3. 3.
    M.J. Berger, J. Oliger, Adaptive mesh refinement for hyperbolic partial differential equations. J. Comput. Phys. 53, 484–512 (1984)MathSciNetMATHCrossRefGoogle Scholar
  4. 4.
    G. Bretti, R. Natalini, B. Piccoli, Fast algorithms for the approximation of a traffic flow model on networks. Discret. Contin. Dyn. Syst. Ser. B 6, 427–448 (2006)MathSciNetMATHCrossRefGoogle Scholar
  5. 5.
    G. Bretti, R. Natalini, B. Piccoli, Numerical approximations of a traffic flow model on networks. Netw. Heterog. Media 1, 57–84 (2006)MathSciNetMATHCrossRefGoogle Scholar
  6. 6.
    B. Cockburn, C.-W. Shu, The local discontinuous Galerkin method for time-dependent convection-diffusion systems. SIAM J. Numer. Anal. 35, 2440–2463 (1988)MathSciNetCrossRefGoogle Scholar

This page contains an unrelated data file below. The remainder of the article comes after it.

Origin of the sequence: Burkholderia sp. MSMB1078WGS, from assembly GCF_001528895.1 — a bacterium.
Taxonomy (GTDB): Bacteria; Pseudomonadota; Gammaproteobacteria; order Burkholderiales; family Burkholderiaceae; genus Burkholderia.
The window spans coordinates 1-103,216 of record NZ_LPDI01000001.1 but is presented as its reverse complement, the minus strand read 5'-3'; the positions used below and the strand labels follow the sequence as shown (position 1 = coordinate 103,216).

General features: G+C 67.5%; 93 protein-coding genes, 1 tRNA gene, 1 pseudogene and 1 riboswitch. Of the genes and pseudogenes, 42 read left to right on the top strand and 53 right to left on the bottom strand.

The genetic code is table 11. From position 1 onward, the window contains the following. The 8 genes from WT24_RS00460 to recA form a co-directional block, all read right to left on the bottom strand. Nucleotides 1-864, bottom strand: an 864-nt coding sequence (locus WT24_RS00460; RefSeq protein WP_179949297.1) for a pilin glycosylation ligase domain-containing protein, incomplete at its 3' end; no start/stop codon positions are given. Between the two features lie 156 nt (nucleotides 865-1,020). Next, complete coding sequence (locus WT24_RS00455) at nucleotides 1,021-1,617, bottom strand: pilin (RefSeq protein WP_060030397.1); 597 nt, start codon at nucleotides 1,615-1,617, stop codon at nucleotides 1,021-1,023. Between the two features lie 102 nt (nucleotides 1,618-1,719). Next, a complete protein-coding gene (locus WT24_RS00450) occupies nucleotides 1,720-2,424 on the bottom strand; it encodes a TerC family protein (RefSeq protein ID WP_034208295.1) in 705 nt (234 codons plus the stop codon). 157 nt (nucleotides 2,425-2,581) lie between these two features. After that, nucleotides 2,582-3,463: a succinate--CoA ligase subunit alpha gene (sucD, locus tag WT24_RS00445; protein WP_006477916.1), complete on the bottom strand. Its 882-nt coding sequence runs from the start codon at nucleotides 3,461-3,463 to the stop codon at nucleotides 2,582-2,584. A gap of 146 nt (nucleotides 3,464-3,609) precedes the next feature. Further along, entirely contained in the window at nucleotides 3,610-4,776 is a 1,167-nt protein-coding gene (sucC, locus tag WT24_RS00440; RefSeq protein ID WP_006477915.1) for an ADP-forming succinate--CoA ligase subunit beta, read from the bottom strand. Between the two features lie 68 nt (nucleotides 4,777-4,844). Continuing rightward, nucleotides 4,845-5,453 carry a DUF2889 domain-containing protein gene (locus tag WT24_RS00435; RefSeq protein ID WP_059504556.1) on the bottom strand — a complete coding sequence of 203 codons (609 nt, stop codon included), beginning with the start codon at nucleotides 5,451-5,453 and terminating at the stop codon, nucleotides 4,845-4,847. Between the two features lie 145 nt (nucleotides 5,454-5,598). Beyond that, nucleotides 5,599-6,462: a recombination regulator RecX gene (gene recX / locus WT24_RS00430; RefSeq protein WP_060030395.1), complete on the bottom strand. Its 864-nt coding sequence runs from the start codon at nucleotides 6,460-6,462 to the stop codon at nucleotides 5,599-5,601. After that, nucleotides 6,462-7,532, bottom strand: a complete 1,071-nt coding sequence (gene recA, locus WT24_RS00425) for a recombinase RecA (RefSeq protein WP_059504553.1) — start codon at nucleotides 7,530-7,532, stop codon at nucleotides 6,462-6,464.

7. 7.
    G.M. Coclite, M. Garavello, B. Piccoli, Traffic flow on a road network. SIAM J. Math. Anal. 36, 1862–1886 (2005)MathSciNetMATHCrossRefGoogle Scholar
  8. 8.
    R. Colombo, Hyperbolic phase transitions in traffic flow. SIAM J. Appl. Math. 63, 708–721 (2003)MathSciNetCrossRefGoogle Scholar
  9. 9.
    L.C. Evans, Partial Differential Equations. Graduate Studies in Mathematics, vol. 19 (American Mathematical Society, Providence, 1998)Google Scholar
  10. 10.
    Y. Farjoun, B. Seibold, Solving one dimensional scalar conservation laws by particle management, in Meshfree Methods for Partial Differential Equations IV, ed. by M. Griebel, M.A. Schweitzer. Lecture Notes in Computational Science and Engineering, vol. 65 (Springer, Berlin, 2008), pp. 95–109Google Scholar
  11. 11.
    Y. Farjoun, B. Seibold, An exactly conservative particle method for one dimensional scalar conservation laws. J. Comput. Phys. 228, 5298–5315 (2009)MathSciNetMATHCrossRefGoogle Scholar
  12. 12.
    Y. Farjoun, B. Seibold, A rarefaction-tracking method for conservation laws. J. Eng. Math. 66, 237–251 (2010)MathSciNetMATHCrossRefGoogle Scholar